Scaffold spanner or impact wrench; what is the best tool to use for scaffolding work?
This is a matter of some debate, even among scaffolders who have been working in the industry for 30+ years. Some defend the idea of using an impact wrench to help tighten the bolts on a scaffold. Others continue to swear by old-school scaffold spanners that are specifically designed for use with scaffolds.
In this guide, I am going to try my best to take a look at this debate and look at the pros and cons of using an impact wrench for scaffolding.
Recommended Impact Wrench: The Makita Enegitech 18V
Scaffold Spanner vs Impact Wrench
Scaffolding is a temporary framework built to support the workers and the materials during construction or maintenance of buildings.
This the essential handtool for any scaffold professional. There are two main variants; the traditional box-type spanner and the ratchet wrench.
A scaffold spanner or a scaffold wrench is essentially a specific box wrench that is perfectly designed to work with the fittings found on a scaffold.
The spanner will typically be about 9-inches from top to bottom, which is the perfect length for working on a scaffold. Depending on the manufacturer and model, the length may be anywhere from 8-inches to 12-inches. It lets a regular person exert just enough torque to get the nut into place. The spanner’s length also helps to prevent any problems related to over-torquing the nut.
This handtool often comes with 6-point or 12-point sockets that will enable the worker to insert on the hexagonal bolt head easily. The box socket is usually pivoted on the handle to enable you to work at obstructed spaces with ease.
Scaffold Ratchet Wrench
These are wrenches with ratchet mechanism. They are also called scaffold ratchet podger spanner or simply Podger.
Scaffold ratchet wrenches also often have a specially designed socket head with dual heads and a ratchet mechanism. This design gives the scaffold worker the maximum amount of flexibility when trying to turn the nut on the scaffold.
If you are reading this post, I’m guessing that you don’t need an in-depth explanation as to what an impact wrench is, so I’m not going to waste your time by explaining it. What I will do is point out that despite not being specifically designed for work on things like scaffolds, impact wrenches have become increasingly popular among scaffold workers. It has gotten so popular that many official organizations, like the National Access & Scaffolding Confederation (an organization in the UK), have actually had to issue statements about how to properly use an impact wrench for scaffolding.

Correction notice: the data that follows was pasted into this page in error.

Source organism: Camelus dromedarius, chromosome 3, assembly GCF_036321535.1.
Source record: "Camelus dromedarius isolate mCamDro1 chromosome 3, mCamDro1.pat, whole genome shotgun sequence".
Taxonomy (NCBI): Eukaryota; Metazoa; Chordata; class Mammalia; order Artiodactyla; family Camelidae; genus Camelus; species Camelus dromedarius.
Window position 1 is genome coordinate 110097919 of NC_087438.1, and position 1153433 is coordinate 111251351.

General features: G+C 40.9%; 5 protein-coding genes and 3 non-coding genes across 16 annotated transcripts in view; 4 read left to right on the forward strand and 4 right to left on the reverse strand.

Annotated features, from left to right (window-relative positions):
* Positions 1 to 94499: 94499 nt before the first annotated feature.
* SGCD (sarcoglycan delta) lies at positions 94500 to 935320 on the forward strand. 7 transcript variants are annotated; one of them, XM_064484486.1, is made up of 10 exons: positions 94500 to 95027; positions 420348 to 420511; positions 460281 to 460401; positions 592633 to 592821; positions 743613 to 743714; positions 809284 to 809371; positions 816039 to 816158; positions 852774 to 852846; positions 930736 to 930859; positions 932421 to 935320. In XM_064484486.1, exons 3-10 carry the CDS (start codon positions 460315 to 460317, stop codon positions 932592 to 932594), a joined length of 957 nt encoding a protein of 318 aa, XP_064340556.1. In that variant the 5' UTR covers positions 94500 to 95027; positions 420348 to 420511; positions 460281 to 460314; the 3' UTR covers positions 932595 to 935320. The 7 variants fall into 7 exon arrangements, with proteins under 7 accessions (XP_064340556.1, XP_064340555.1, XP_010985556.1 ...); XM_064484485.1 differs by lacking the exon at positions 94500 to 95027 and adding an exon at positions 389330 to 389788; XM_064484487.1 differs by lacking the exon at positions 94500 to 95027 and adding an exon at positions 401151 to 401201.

But, why are some workers gravitating towards impact wrenches? In the next section, I’m going to look at some of the advantages to be gained by using an impact wrench for scaffolding.
Advantages of Using an Impact Wrench for Scaffolding
If you are familiar with both scaffolding work and impact wrenches, then you can probably already think of quite a few reasons why someone might want to use an impact wrench as opposed to the traditional scaffold wrench. The main advantages of using an impact wrench for scaffolding are more power, more speed, and less of a physical impact on the worker’s body.
It goes without saying that a tool like an impact wrench can deliver more power than a human can. No matter how strong you may be, an impact wrench is going to be able to deliver more torque than you can when trying to use a scaffolding spanner. This is one reason that some people have begun using impact wrenches instead of manual scaffold wrenches.
Having more power is helpful as it lets you quickly get fittings into place with just the press of a button — no need to spend time tightening individual fittings.
Of course, as I will explain later on, having more power can end up being both a blessing and a curse.
Much like with power, it’s also pretty obvious why having more speed when working on scaffolding is helpful. With a scaffold ratchet wrench, you have to tighten each fitting manually. While that doesn’t take too long on its own, it does add up over time. A single person can get the same job done in a fraction of the time using an impact wrench.
Having more speed is so vital in fact, that I would wager that this is the primary reason that so many scaffolders are turning towards impact wrenches. Scaffolding is a business that rewards efficiency and getting a job done in a relatively quick manner. An impact wrench helps a person to complete their job a lot faster.
Less Wear and Tear